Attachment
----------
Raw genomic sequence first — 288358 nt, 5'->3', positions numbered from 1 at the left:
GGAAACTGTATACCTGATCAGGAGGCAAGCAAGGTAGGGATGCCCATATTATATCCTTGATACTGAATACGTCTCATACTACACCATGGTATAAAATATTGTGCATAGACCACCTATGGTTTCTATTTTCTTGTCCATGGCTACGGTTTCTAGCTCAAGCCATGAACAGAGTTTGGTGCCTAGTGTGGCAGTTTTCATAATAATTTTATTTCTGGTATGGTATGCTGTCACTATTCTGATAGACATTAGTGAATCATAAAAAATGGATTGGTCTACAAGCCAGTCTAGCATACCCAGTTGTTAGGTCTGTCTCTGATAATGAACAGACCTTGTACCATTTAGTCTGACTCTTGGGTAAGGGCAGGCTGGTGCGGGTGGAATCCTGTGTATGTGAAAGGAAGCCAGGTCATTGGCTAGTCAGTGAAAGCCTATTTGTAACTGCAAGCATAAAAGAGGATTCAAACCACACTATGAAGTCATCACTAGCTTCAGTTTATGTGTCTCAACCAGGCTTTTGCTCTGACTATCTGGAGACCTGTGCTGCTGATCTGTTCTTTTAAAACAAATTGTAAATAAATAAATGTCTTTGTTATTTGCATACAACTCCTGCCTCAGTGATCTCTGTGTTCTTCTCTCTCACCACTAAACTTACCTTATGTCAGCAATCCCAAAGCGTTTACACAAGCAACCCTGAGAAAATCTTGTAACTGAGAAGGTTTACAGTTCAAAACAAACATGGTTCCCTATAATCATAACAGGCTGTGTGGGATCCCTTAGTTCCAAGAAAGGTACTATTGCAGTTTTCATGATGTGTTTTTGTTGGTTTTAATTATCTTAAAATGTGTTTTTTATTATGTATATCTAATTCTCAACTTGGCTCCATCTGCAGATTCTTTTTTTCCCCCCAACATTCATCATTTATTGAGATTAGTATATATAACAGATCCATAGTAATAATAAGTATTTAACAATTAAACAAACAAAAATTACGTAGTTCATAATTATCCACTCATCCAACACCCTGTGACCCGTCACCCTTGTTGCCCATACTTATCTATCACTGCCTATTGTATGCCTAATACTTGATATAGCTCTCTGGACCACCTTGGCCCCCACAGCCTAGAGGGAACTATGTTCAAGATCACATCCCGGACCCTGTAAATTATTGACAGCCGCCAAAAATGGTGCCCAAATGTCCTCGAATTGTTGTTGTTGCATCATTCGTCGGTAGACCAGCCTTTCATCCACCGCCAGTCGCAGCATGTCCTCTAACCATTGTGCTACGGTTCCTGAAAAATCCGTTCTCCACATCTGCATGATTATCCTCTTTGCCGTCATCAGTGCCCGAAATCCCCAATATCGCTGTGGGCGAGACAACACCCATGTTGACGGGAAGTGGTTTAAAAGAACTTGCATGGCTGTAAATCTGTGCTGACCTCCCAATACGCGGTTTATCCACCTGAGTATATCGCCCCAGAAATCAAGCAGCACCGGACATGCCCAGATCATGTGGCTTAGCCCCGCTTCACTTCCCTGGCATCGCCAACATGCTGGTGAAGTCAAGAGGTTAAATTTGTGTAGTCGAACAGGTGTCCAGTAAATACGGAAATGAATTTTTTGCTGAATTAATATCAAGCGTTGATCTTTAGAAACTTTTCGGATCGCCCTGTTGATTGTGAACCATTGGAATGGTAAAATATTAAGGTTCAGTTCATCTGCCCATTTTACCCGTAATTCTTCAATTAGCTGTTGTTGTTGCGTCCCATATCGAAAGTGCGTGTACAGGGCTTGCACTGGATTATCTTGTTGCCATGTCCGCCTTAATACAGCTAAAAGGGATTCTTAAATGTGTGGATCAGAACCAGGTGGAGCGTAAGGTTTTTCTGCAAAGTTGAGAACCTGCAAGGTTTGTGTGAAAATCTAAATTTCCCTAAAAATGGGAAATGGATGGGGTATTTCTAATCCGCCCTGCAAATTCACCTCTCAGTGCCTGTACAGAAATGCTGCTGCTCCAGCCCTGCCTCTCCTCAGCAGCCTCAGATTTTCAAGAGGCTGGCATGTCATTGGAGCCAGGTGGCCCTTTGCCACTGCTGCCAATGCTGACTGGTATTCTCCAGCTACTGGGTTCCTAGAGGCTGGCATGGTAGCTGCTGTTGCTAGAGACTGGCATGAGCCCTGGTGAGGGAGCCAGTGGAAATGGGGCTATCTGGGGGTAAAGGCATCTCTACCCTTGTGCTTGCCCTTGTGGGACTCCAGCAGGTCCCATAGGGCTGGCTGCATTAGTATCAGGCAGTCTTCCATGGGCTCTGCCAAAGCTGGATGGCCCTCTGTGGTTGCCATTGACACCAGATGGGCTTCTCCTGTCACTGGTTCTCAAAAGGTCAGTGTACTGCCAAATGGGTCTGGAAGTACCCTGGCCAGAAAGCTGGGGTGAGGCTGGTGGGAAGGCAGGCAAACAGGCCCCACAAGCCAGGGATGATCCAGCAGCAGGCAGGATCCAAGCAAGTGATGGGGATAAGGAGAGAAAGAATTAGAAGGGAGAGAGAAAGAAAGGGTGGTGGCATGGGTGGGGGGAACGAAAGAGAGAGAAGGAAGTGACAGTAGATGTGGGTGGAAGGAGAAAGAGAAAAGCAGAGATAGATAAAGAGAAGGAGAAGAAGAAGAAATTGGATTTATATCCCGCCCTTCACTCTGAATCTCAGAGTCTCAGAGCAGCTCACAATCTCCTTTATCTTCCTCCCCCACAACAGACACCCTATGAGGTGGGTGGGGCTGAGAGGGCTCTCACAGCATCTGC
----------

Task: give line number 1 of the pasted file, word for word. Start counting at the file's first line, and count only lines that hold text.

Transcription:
Raw genomic sequence first — 288358 nt, 5'->3', positions numbered from 1 at the left: